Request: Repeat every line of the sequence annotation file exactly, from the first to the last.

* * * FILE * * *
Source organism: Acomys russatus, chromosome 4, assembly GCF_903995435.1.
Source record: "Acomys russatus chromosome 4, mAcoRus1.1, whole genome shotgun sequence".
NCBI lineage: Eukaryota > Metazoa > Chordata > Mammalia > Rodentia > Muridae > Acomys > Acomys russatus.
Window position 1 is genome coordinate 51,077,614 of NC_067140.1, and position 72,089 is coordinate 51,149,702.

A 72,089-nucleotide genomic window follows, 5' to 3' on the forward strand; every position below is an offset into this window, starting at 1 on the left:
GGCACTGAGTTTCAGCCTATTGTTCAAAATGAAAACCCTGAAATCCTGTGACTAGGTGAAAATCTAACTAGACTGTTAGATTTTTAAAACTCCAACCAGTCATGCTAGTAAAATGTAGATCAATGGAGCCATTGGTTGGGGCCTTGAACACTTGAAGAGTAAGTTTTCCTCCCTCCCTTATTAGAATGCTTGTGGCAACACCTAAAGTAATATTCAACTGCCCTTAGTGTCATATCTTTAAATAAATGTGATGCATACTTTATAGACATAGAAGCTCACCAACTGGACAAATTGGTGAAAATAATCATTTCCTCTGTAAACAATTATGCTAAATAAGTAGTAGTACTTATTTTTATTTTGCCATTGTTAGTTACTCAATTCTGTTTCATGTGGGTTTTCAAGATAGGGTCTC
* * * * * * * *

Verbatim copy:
Source organism: Acomys russatus, chromosome 4, assembly GCF_903995435.1.
Source record: "Acomys russatus chromosome 4, mAcoRus1.1, whole genome shotgun sequence".
NCBI lineage: Eukaryota > Metazoa > Chordata > Mammalia > Rodentia > Muridae > Acomys > Acomys russatus.
Window position 1 is genome coordinate 51,077,614 of NC_067140.1, and position 72,089 is coordinate 51,149,702.

A 72,089-nucleotide genomic window follows, 5' to 3' on the forward strand; every position below is an offset into this window, starting at 1 on the left:
GGCACTGAGTTTCAGCCTATTGTTCAAAATGAAAACCCTGAAATCCTGTGACTAGGTGAAAATCTAACTAGACTGTTAGATTTTTAAAACTCCAACCAGTCATGCTAGTAAAATGTAGATCAATGGAGCCATTGGTTGGGGCCTTGAACACTTGAAGAGTAAGTTTTCCTCCCTCCCTTATTAGAATGCTTGTGGCAACACCTAAAGTAATATTCAACTGCCCTTAGTGTCATATCTTTAAATAAATGTGATGCATACTTTATAGACATAGAAGCTCACCAACTGGACAAATTGGTGAAAATAATCATTTCCTCTGTAAACAATTATGCTAAATAAGTAGTAGTACTTATTTTTATTTTGCCATTGTTAGTTACTCAATTCTGTTTCATGTGGGTTTTCAAGATAGGGTCTC